Lead Bank

AAA

DEFINITION of 'Lead Bank'

A bank that oversees the arrangement of a loan syndication. The lead bank is paid an additional fee for this service, which involves recruiting the members and negotiating the financing terms. In the eurobond market, the lead bank acts in an agent capacity for an underwriting syndicate.

INVESTOPEDIA EXPLAINS 'Lead Bank'

"Lead bank" can also refer to an investment bank that manages the process of underwriting a security. In this sense, the bank can also be referred to as a lead manager or managing underwriter.

A third meaning of this term is simply the primary bank of an organization that uses several banks for several different purposes.

RELATED TERMS
  1. Investment Bank - IB

    A financial intermediary that performs a variety of services. ...
  2. One-Bank Holding Company

    A corporation that holds at least a quarter of the voting stock ...
  3. Customer Information File (CIF)

    A computerized file that stores all pertinent information about ...
  4. Independent Community Bankers Of ...

    A domestic trade organization that represents about 5,000 small ...
  5. ABA Bank Index

    A banking index that is made up of community banks and banking ...
  6. KBW Bank Index

    An economic index consisting of the stocks of 24 banking companies. ...
RELATED FAQS
  1. How is something "brought over the wall" in an investment bank?

    An analyst who lends his or her expertise to an underwriting department is said to have been "brought over the wall". In ...
  2. What does the 'FIG' at an investment bank refer to?

    The 'FIG' at an investment bank usually refers to the financial institutions group - a group of professionals that provides ...
Related Articles
  1. Insurance

    The Rise Of The Modern Investment Bank

    Get to know a little bit about the institutions whose actions help to guide free markets.
  2. Professionals

    Wanna Be A Bigwig? Try Investment Banking

    A career in this high-stress field can be very rewarding for the right person. Find out if you have what it takes.
  3. Investing Basics

    The Roles Of Traders And Investors In The Marketplace

    Discover how these two groups work together to keep the market functioning properly.
  4. Retirement

    What Was The Glass-Steagall Act?

    Established in 1933 and repealed in 1999, the Glass-Steagall Act had good intentions but mixed results.
  5. Investing

    What's Investment Banking?

    An investment bank is a special type of bank involved in a variety of large and complex financial services for major institutions.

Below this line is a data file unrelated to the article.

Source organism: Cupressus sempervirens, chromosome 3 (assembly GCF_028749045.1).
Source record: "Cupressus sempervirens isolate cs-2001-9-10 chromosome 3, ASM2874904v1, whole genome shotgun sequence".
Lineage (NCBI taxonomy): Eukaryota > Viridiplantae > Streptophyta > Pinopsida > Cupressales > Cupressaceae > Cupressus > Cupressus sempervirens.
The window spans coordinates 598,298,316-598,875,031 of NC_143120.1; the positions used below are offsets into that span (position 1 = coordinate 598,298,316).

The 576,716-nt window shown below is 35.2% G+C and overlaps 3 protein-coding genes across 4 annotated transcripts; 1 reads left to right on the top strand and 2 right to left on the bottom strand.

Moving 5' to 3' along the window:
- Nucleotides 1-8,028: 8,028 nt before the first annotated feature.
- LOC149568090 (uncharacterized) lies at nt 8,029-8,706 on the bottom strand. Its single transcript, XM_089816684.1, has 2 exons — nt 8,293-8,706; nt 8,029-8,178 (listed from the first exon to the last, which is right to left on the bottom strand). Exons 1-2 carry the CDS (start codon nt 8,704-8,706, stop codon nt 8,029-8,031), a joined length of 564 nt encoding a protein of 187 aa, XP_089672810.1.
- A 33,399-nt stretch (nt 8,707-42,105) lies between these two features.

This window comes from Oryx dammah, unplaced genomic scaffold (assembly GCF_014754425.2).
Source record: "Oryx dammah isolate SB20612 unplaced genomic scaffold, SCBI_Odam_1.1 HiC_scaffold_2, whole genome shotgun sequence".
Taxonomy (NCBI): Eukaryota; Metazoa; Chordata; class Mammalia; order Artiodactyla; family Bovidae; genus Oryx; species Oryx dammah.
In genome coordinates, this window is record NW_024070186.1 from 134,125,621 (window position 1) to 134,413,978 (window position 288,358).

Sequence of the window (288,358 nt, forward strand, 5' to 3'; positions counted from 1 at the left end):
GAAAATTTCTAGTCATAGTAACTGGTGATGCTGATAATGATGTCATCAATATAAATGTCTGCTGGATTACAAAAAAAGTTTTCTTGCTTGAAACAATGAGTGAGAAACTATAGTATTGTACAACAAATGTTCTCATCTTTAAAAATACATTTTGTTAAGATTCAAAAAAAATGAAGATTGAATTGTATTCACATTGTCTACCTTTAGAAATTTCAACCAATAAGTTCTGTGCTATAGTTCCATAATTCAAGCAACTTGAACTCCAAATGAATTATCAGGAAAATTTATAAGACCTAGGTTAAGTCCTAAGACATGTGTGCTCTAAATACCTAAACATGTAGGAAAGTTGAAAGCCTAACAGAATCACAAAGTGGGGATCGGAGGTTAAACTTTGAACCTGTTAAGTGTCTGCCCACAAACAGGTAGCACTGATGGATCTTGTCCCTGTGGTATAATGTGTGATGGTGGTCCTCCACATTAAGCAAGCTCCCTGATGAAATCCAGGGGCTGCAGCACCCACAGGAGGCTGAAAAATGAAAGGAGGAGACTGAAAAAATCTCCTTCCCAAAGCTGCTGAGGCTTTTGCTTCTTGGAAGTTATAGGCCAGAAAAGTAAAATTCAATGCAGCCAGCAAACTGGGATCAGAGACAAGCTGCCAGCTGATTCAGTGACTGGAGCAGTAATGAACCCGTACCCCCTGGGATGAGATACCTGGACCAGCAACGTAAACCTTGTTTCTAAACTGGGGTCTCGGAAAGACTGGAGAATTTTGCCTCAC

6. Trading Strategies

    Is Goldman Sachs Still A Winner?

    Goldman Sachs might not be the best dividend play out there, but there are other reasons you might want to consider it as an investment.
  7. Investing Basics

    The 10 Biggest Latin American Banks

    Brazil is home to most of the major banks in Latin America, claiming six of the ten largest financial institutions in the region.
  8. Investing Basics

    What's the Role of an Investment Bank?

    Investment banks provide financial advice to businesses and governments and help them raise capital through the sale of stocks, bonds and other products.
  9. Investing Basics

    The World's Top 10 Investment Banks

    These banks come out on top as measured by revenue numbers, global reach, employee headcount, income, and a number of other factors.
  10. Stock Analysis

    How Bank of America Holds 1/8 of All U.S. Deposits

    Bank of America isn't America's central bank, but given its size and spread, you could be forgiven this misapprehension.

You May Also Like

Hot Definitions
  1. Technical Skills

    1. The knowledge and abilities needed to accomplish mathematical, engineering, scientific or computer-related duties, as ...
  2. Prepaid Expense

    A type of asset that arises on a balance sheet as a result of business making payments for goods and services to be received ...
  3. Gordon Growth Model

    A model for determining the intrinsic value of a stock, based on a future series of dividends that grow at a constant rate. ...
  4. Cost Accounting

    A type of accounting process that aims to capture a company's costs of production by assessing the input costs of each step ...
  5. Law Of Supply

    A microeconomic law stating that, all other factors being equal, as the price of a good or service increases, the quantity ...
  6. Investment Grade

    A rating that indicates that a municipal or corporate bond has a relatively low risk of default. Bond rating firms, such ...
Trading Center